Dermavant (Roivant)’s tapinarof is seeking approval by the FDA for treatment of mild, moderate and severe plaque psoriasis in adults. Tapinarof is a therapeutic aryl hydrocarbon receptor modulating agent (TAMA) formulated as a topical cream for once daily use. Tapinarof is seeking approval based on two Phase 3 clinical trials PSOARING-1 and PSOARING-2 which compared tapinarof cream 1% to vehicle. Primary efficacy was defined as Physician Global Assessment (PGA) score of 0 or 1 (clear or almost clear) and a decrease of at least 2 points of the 5-point PGA scale at 12 weeks. In PSOARING 1, a PGA response was recorded in 35.4% of those in the tapinarof treatment group, compared with 6% of those in the vehicle group, while 40.2% of the PSOARING 2 treatment group and 6.3% of the PSOARING 2 vehicle group had the same response at week 12.5 Similar products include Galderma Laboratories’ Clobex® (clobetasol propionate 0.05%), Perrigo’s Luxiq® (betamethasone valerate 0.12%),Bausch Health’s Vanos® (fluocinonide cream), vitamin D modulators, retinoids, fixed-dose corticosteroid/vitamin D modulator combinations and off-label use of topical calcineurin inhibitors.
5/29/2022: Miglustat™ (with cipaglucosidase alfa)
The FDA is reviewing Amicus Therapeutics’ Miglustat in combination with cipaglucosidase alfa to treat patients with Pompe disease. Pompe is a very rare disease, with an estimated incidence of 1 in 20,000 to 100,000 births and a worldwide prevalence of 5,000 to 10,000 individuals. The two-component therapy for Pompe disease is comprised of the intravenous enzyme-replacement therapy (ERT) cipaglucosidase alfa co-administered with the oral molecular chaperone Miglustat. Cipaglucosidase alfa, an enhanced version of the standard of care, Sanofi’s Lumizyme® (alglucosidase alfa), contains modifications in the protein backbone and in the surface glycosylation pattern to reduce immunogenicity and to enhance targeting to key affected muscles. Miglustat is applying for approval based on the Phase 3 PROPEL study of its combination therapy, AT-GAA, for the treatment of late onset Pompe disease (LOPD). While the results were good, they were not great. Miglustat did not meet the primary endpoint of the study of the 6-minute walk test (6MWT) when comparing the group given AT-GAA with the ERT-naive group receiving the current standard of care, alglucosidase alfa. Results from the ERT switch portion of the study were much more encouraging, although the overall 6MWT results still weren’t statistically significant.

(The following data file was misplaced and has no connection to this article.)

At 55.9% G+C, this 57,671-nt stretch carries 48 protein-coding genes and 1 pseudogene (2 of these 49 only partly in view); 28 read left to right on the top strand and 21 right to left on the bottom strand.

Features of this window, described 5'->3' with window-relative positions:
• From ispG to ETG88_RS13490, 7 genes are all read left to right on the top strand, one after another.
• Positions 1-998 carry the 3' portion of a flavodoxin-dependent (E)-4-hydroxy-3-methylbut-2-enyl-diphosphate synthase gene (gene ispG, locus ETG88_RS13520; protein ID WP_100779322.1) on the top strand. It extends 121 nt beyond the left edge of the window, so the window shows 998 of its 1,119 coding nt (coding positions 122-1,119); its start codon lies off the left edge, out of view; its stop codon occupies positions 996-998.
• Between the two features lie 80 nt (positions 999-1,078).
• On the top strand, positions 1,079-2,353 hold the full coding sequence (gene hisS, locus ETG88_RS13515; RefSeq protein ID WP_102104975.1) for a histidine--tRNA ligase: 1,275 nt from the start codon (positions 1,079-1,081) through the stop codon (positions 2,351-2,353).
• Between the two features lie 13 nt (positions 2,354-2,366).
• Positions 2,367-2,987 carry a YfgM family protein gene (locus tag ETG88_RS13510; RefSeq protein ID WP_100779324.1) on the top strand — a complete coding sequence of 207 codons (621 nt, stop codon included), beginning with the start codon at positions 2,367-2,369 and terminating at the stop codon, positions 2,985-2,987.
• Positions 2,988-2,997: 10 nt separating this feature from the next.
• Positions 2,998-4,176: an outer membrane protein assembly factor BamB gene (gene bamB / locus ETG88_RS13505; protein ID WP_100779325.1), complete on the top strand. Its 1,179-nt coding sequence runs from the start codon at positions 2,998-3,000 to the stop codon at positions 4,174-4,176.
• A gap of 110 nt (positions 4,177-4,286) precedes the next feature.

Contact your Prime representative for more information or with any questions you have about drugs in the pipeline.